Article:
Thursday, April 30, 2015

A New, Old Way to "Judge" Art: Accessible vs. Inaccessible; Conventional vs. Unconventional

Artistic endeavors are difficult, if not impossible, to honestly judge. It's easy to criticize the latest film, show, book, music, etc., made for a mass audience as "bad art." It's just as easy to defend popular media as "good art" because a lot of people "like it." For example, an easy example: Does Nickelback make bad music because the band plays formulaic pop rock? Does Nickelback make good music because the band has sold millions of dollars in recordings, tickets, and merchandise?

I think that the terms "bad" and "good" are problematic when describing artistic endeavors, whether commercial or not. Art is subjective, with subjective judgments, and therefore, "bad" and "good" aren't clear enough to communicate the quality of a piece of art, from one person to another.

(This is the part where it starts to turn into math.) I think it would be more complete, more honest, and more coherent to judge art on (at least) two dimensions: Accessibility and Conventionality. I'd like you to imagine an X-Y graph. The X-axis (horizontal) goes from Inaccessible to Accessible:

Having "Inaccessible" on the left doesn't mean that it is a bad thing; having "Accessible" on the right doesn't mean that it is a good thing. This continuum is meant to compare a piece of art with its potential/actual audience. There are actually several dimensions to this one-dimensional line. Art made for niche audiences could be considered less accessible than art made for wider audiences. Art that is commercially successful, whether intended to be niche or not, could be considered more accessible than a formulaic commercial failure. A piece of art, like a specific song, might be accessible to a teenage audience, but inaccessible to an elderly audience, and vice versa. A melody using the Do-Re-Mi major scale, or its modes, will probably be more accessible to Western audiences than a melody using a more complex, perhaps "exotic" scale. A Do-Re-Mi melody played out of tune will be less accessible than a Do-Re-Mi melody played in tune. Rating accessibility is to compare art with audience.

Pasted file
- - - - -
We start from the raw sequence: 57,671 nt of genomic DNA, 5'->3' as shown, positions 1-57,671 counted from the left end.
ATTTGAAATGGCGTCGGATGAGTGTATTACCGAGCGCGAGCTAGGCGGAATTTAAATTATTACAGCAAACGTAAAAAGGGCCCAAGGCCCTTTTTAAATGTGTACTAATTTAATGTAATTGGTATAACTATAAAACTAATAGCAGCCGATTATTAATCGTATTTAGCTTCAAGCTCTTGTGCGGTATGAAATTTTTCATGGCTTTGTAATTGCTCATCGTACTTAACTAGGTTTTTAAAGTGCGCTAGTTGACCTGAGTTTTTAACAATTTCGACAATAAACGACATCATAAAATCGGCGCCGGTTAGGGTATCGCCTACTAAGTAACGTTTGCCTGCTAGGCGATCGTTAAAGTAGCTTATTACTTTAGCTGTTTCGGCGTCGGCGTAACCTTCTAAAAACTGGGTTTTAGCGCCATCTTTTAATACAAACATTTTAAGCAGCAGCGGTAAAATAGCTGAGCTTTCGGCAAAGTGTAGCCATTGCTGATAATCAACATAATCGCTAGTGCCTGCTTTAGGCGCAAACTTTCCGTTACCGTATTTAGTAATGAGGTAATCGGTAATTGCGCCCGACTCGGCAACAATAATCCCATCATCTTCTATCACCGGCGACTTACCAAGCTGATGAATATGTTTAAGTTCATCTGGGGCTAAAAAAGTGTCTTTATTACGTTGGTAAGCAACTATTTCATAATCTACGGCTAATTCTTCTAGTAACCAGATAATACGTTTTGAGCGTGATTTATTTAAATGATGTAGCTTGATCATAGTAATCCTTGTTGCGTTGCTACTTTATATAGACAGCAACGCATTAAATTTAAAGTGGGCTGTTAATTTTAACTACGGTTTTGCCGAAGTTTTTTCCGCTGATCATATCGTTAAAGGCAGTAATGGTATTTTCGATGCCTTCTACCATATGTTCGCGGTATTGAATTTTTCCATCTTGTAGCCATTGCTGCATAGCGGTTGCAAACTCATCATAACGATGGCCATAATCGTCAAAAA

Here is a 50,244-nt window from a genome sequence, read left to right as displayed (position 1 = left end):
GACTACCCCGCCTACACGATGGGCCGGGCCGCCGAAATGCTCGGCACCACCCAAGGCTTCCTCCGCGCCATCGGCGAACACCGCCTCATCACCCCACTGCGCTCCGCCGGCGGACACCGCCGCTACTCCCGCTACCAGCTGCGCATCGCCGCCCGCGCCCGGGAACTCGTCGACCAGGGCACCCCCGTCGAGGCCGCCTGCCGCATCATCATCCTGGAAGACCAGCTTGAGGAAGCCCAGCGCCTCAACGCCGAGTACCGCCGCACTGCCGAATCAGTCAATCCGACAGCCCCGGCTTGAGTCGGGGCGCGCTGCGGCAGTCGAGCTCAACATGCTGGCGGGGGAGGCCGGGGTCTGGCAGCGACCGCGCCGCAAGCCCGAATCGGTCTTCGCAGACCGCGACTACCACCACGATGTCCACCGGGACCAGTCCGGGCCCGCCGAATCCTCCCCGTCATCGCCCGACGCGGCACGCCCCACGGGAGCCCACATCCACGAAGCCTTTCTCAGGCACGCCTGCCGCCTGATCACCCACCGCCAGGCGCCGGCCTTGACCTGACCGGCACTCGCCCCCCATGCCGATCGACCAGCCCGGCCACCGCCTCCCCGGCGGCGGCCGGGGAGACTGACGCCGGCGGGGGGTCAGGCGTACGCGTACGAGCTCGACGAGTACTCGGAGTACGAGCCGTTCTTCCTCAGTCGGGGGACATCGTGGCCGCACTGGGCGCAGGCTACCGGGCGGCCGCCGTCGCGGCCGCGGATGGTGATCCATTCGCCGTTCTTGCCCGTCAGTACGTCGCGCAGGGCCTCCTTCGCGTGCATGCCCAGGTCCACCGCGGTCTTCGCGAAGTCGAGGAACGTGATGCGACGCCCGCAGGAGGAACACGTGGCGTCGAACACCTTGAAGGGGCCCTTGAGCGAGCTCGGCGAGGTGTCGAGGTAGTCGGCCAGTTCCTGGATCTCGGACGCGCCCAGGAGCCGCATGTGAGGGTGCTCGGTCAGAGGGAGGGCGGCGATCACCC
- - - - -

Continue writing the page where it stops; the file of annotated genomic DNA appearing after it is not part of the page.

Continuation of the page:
The Y-axis (vertical) goes from Conventional to Unconventional:

Having "Unconventional" on top doesn't make it better than "Conventional," or vice versa. For this scale, we are comparing a piece of art with its intended genre, as well as the circumstances of the time period of the work. Rock music played with vocals, guitar, bass, and drums is conventional. Rock music played with no guitars, for instance, is relatively unconventional. This is where you can compare an action movie with several other action movies: Is it the same as the rest, or does it turn a cliche on its head? Does a book written in 1994, for instance, go with or against the popular sentiment of the time, in the region where it was written/published/distributed? Rating conventionality is to compare art with similar art.

Now we have a two-dimensional graph to evaluate, judge, and critique artistic things:

I must confess that my own personal biases have placed "Accessible" on the positive side of the X-axis, "Unconventional" on the positive side of the Y-axis, and arbitrarily putting Accessibility on the horizontal and Conventionality on the vertical. Personally, I am more inclined to enjoy books/TV/film/music/painting/sculpture/etc. that is relatively easy to understand (Accessible) but is not a repeat of previous work from others (Unconventional). Most popular media tends to be accessible and conventional, any way you cut it. Most amateurish attempts at art tend to be inaccessible (poor form, poor technique, etc.) and conventional (attempting to be trendy and popular). On the other hand, potentially brilliant, underrated art tends to be inaccessible (does not pander to an audience, or does not want an audience) and unconventional (does not adhere to genre or zeitgeist).

Perhaps we'll need a third continuum (Z-axis) to differentiate the trial-and-error beginners from the misunderstood geniuses ... but is there really a difference, from the end-user's (audience) point of view?

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